Ugh…it’s the middle of the semester, and that’s how I feel…ugh. I’ve been analyzing for the past couple of days just what makes the middle of the semester so tough, and here’s my top 4 list.
1. I’m tired. This isn’t like, an oh-I-drank-Starbucks-too-close-to-bedtime-and-lost-an-hour tired; this is the will-this-never-end and my-too-do-list-could-span-the-Great-Wall-of-China kind of tired. This is the kind of tired that has been confirmed by unsolicited outside opinions like the administrative assistant who greeted me on Monday with, “You ok? You look tired.” And, it was reconfirmed by my student this morning who said, “You look tired.” I hold no grudges against these observers. They speak only the truth. I’m tired, so I look tired. Makeup can only do so much.
2. I get hostile. No, this isn’t my best side, but nonetheless, I’ll be honest. I get hostile. For example, on Tuesday, if I would have had the mental energy to do so, I probably would have plotted evil for anyone daring to send an email or cross my office threshold with anything resembling a demand on my time. I’m not justifying or condoning this behavior here, and I fully acknowledge that though I’m overwhelmed, it’s still my goal to reign in these hostile tendencies before turning into a narcissistic maniac.
3. I get time conscious and time oblivious all at the same time.
Let’s start with the time consciousness. This is about the time of the semester when people ask innocent questions like, “When can you catch up on the phone?” And, my mental time calculator starts to whir. Let’s see — phone call. Average time spent: 34.6 minutes. Average time available in a day 18.9 hours. Hm… When I was doing my undergrad, fielding these questions was easy. I would say something like, “Well, since I’m trying to be valedictorian and have basically taken a vow to be antisocial and uptight in pursuit of such goals, I will call you on December 16th, which will be two days after I’ve slept off the residual effects of the semester.” However, now that I’m older, I recognize that perhaps it’s not a good idea to work 7 days a week (or perhaps I just no longer have the energy to do so). Thus, I find myself answering “yes” to these fun plans more often. Maybe by the time I’m 40, I’ll have matured to the point of saying “yes” and experiencing great internal joy instead of waves of panic about how to get everything done.I think it’s a good sign that I’m 30 and while I’m attending the dinners or coffee breaks that I agree to, I’m not watching the clock, and I do come away from them refreshed and glad I took the time out.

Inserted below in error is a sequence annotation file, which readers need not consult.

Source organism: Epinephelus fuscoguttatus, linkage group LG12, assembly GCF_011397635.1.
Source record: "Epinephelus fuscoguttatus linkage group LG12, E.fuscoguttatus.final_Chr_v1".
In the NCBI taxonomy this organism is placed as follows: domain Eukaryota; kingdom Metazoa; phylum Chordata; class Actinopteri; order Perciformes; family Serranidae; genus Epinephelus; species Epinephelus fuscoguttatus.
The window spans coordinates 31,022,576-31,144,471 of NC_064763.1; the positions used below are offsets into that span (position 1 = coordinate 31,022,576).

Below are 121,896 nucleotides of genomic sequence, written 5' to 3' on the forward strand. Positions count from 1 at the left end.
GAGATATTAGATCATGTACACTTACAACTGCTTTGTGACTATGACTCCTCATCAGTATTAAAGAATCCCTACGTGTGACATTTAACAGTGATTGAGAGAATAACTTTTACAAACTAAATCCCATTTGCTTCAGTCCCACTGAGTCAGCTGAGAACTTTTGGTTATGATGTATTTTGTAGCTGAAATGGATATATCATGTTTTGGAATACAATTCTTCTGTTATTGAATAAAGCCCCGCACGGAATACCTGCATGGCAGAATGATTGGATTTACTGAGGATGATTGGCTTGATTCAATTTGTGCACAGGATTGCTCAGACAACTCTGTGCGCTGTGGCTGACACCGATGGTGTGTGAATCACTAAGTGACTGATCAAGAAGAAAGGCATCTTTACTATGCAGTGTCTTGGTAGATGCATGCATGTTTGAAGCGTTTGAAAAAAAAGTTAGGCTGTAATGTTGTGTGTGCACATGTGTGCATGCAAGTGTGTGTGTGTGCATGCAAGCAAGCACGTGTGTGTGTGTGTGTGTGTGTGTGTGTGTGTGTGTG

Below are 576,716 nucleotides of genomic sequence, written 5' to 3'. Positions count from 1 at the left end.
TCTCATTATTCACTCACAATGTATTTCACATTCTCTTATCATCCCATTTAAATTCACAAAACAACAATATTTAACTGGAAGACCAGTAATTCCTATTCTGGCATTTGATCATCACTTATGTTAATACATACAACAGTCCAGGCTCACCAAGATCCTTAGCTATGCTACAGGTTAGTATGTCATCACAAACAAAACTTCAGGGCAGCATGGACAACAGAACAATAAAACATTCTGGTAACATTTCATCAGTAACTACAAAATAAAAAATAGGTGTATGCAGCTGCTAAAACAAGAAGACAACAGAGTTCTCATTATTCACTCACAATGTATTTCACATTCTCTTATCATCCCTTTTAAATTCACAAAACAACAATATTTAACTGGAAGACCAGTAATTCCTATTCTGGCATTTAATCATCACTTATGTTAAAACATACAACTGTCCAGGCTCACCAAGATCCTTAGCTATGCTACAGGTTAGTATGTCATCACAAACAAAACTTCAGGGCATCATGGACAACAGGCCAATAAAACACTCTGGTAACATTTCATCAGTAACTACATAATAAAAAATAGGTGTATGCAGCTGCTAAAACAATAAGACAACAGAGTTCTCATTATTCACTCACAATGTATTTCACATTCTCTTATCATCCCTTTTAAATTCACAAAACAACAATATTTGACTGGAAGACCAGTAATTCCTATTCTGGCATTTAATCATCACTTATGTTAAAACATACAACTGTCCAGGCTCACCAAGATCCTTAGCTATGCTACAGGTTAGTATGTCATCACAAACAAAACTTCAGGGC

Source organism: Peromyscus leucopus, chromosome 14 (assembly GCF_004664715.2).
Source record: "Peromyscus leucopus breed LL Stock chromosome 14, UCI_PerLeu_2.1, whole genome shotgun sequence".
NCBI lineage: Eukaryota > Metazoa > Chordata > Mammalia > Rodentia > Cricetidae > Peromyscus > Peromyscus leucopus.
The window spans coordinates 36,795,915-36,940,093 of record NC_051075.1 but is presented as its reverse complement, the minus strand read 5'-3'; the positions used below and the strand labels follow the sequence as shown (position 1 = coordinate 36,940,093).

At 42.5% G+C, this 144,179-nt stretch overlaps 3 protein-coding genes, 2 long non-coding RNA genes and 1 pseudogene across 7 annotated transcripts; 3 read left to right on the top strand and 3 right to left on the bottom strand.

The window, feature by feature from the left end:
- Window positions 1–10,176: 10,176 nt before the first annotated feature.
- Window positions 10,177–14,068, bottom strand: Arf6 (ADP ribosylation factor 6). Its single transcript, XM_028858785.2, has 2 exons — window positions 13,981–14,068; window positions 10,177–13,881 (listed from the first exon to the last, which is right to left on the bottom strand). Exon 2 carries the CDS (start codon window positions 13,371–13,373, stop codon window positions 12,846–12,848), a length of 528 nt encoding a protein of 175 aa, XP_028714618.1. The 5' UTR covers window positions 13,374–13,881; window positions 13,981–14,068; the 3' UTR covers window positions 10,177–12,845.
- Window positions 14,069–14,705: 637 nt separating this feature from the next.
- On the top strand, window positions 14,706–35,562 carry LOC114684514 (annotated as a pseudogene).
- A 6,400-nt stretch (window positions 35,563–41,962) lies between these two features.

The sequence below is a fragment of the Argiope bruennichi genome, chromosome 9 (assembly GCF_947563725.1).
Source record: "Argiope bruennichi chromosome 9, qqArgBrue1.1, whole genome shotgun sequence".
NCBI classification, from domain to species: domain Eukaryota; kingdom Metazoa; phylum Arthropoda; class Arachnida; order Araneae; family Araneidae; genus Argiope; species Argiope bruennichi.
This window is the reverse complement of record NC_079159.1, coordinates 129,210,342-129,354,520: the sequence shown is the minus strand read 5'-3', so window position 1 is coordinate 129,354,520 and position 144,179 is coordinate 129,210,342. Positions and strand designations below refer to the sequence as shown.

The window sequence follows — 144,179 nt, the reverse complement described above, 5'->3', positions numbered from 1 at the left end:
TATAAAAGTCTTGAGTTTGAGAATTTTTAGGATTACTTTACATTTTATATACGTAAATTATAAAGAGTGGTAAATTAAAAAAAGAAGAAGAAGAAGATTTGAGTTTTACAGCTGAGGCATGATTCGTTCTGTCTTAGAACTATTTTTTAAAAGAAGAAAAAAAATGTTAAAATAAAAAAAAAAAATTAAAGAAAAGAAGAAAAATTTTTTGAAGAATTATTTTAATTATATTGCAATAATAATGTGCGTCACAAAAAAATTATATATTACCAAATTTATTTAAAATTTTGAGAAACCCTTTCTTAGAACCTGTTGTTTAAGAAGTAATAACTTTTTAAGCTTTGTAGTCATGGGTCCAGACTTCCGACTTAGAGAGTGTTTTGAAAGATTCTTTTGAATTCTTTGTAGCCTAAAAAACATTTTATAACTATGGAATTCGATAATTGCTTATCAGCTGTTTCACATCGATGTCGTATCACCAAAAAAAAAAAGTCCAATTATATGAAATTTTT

At the same time, I get time oblivious. Take for example, browsing the Better World Books online sale last night until 12:30 when I already have more books than any sane person should have. Take also for example that I’m writing this blog when I should be trying to grade some homework.
4. I start counting. For example, while students were peer reviewing their work today (and, I must say doing a rather impressive job of it), I took it upon myself to figure out that there are 20 more class periods this semester. I have to say that finding out that information was a no-win situation. It feels like not enough time to accomplish all that needs to get done while at the same time putting the light at the end of the tunnel really far away.
And, so, that is fall break and beyond. Don’t get me wrong. Teaching is full of rewards; I still laughed today and enjoyed students and took a nap and had a nice conversation with Todd. Life is not all dark, and I can recognize this slump as part of the academic rhythm; it happens every semester, and it will get better. I’ll get through the department meeting and get mid-term grades submitted on Friday, and I’ll keep slogging through papers, and eventually everything will come together just as it has time and time and time again. But, if for the time being you see me in the hallway, ask me to coffee, and my eyes bug out and steam comes from my ears, please understand, it’s me not you. Bear with me.